REMEMBER PAUL ANKA? – Yesterday, Highspeed wrote mainly about Frank Sinatra and “My Way,” the song most associated with the great singer. Today, this column is focused on Paul Anka, who wrote the English lyrics of “My Way,” a French song.
Anka is familiar to Filipinos, especially the teeners of the ’50s and ’60s. Remember his recordings like “Diana,” “Put Your Head on My Shoulder,” “All of a Sudden My Heart Sings,” and “Autumn Leaves”?
He performed in the Philippines several times.
GLOBALIZED – Here is Anka’s first-person account of how “My Way” came to be, as published in the book “The Story Behind the Song.”
I became globalized early in my career. I traveled internationally a great deal as a kid and lived in several countries. I was sitting outside my house in the countryside in France one day and heard a Claude Francois record. As a musician, I hear lots of options in songs and that held true with this one.
It was the late ’60s and, on my way home to the United States, I stopped in Paris. I was pretty well connected there so I found the publisher of the song and met with him and told him I thought the song was interesting. He asked what I wanted and I said, “The rights.” We signed a simple two-page contract that I took back to the States with me. I transformed the record to a piano lead sheet and put it in my drawer to come back later.
I had a close relationship with Frank Sinatra at the time because we worked together many times when the Rat Pack was at the Sands Hotel and I was the youngest performer in Las Vegas. We spent quite a bit time together; he was like a mentor to me. Thus, one of my career goals was to write for him even though I knew he hated pop music. He liked Gershwin, Porter. That was his kind of music.
Don Costa was my A&R/producer and part of my life from age 16 on. I introduced Frank to Don, who subsequently became his record producer.
I played Fontainebleau in Miami and, on one occasion, Frank was doing a detective movie down there. We got together for dinner and he told me that he was tired of the government’s Mafia accusations. They were bugging his phones so he had to change his number every other day. He’d go into rooms and there’d be holes in the walls from pulling out the phones and installing new ones. He said he was quitting the business, getting out of the public eye. I couldn’t fathom him not being in our lives.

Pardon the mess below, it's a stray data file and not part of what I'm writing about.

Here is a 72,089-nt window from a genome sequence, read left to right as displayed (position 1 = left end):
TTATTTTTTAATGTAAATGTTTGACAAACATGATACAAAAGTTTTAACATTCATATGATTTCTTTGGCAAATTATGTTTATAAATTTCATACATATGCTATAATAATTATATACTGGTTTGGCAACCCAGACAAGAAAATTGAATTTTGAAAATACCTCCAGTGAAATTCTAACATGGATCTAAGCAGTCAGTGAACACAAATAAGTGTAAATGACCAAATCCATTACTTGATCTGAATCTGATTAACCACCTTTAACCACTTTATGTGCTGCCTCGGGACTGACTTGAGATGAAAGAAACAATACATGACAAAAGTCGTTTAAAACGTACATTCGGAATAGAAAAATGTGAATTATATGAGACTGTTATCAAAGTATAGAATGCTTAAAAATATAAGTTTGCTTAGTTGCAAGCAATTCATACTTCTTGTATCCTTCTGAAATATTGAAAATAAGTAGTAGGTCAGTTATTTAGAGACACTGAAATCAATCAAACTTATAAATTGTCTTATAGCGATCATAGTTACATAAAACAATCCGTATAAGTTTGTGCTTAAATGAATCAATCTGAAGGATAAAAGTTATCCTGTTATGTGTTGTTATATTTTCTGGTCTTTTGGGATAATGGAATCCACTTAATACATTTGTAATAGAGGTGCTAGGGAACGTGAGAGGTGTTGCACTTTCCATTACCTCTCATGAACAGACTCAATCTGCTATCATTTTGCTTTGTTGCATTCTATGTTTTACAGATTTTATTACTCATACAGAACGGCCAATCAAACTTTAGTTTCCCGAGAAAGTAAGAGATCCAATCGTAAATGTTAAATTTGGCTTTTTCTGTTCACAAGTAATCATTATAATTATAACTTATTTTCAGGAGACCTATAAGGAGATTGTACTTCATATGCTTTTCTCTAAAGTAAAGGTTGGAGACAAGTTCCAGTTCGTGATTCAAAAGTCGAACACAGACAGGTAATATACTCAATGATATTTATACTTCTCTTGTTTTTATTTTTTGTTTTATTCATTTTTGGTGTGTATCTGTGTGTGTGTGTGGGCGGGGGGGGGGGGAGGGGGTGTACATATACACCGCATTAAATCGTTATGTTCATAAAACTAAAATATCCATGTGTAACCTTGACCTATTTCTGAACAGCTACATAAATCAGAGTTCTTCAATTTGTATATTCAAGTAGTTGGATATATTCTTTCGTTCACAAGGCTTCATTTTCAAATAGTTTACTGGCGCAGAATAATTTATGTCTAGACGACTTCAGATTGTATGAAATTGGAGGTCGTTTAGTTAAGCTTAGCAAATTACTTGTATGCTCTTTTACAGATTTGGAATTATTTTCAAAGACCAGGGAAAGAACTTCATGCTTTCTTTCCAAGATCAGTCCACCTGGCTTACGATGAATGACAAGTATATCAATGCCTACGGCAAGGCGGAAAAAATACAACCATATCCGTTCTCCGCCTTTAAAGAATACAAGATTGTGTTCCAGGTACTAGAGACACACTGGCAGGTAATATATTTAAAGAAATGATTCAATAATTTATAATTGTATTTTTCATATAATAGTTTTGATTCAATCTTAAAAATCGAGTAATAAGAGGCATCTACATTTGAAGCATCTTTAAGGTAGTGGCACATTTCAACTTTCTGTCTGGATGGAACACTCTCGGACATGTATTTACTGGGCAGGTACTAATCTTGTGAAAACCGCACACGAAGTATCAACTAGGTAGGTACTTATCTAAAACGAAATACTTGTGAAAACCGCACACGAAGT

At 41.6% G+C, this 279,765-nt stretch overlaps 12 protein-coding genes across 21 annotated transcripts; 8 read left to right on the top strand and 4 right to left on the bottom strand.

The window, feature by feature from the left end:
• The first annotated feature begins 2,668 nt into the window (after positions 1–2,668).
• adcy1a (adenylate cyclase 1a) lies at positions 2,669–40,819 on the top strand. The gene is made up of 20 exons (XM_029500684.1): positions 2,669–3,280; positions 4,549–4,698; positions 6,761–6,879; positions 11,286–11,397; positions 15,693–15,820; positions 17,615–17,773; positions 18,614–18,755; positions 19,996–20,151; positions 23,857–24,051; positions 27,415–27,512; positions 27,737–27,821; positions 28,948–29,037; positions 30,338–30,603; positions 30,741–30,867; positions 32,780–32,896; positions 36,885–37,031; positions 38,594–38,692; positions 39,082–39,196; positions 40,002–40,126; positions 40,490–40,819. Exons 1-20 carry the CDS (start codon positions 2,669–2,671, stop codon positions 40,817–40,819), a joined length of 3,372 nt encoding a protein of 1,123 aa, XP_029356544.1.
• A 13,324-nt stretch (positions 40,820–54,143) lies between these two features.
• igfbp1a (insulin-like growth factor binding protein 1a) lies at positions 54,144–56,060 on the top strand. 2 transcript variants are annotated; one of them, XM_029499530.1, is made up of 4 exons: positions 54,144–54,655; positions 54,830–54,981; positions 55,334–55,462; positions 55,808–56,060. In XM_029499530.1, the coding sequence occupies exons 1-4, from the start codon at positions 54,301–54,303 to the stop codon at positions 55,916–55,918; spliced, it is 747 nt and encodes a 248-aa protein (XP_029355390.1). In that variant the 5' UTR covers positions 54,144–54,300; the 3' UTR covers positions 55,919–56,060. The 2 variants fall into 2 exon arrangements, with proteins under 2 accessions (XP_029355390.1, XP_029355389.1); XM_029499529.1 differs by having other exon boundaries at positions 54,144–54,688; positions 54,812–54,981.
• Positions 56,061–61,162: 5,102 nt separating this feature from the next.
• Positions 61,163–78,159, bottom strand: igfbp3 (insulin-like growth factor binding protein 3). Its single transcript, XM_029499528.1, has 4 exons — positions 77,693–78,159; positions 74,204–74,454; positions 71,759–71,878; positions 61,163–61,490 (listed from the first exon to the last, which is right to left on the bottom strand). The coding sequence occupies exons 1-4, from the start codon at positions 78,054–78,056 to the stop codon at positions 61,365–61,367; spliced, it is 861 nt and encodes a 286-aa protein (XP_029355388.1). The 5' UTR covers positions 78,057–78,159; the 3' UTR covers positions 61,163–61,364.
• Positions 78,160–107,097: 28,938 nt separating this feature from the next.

FRENCH SONG – I knew that Don (Costa) was doing one more album with Frank so I pulled out the sheet of the French song and thought about what Frank would say if he were writing it. The song morphed itself. I began typing and it wrote itself in about five hours. I typed everything. I was in the habit of using a typewriter from my days working at a newspaper when I had aspirations to be a journalist. I kept the typewriter next to my piano whenever I wrote.
The first line is metaphorical, referring not only to age but to the fact that he was going to quit:
And now, the end is near
And so I face the final curtain.
I called Don and Frank at Caesar’s Palace in Las Vegas to let them know I’d written a song for him and that I wanted to do a piano demo and get it to him. Shortly after that, I was playing the Sahara and had it delivered to him. I got a call that Frank wanted to do it.
THE KID – They recorded it in Los Angeles at United Recording studio. Sinatra said, “Kid, I want you to hear something.” He always called me kid; in fact, he made robes for the Rat Pack and me with our names on them – mine said KID.
Costa got on the phone and put it to the speaker and played the recording. I knew then that this was the turning point in my career and my life. There was something in the mix that Sinatra wasn’t happy with, so after the records were pressed, he had them thrown out, 50,000 records, and press the corrected version. This record turned everything around for him, too.
My record company at the time, RCA Victor, was unhappy. They had wanted me to record it but in my mind, I was old enough to write it but not to record it. It was not proper casting and I knew I had to check my ego at the door. You need the right artist to make a song happen. Lots of people have recorded this song, but his is the important version for me.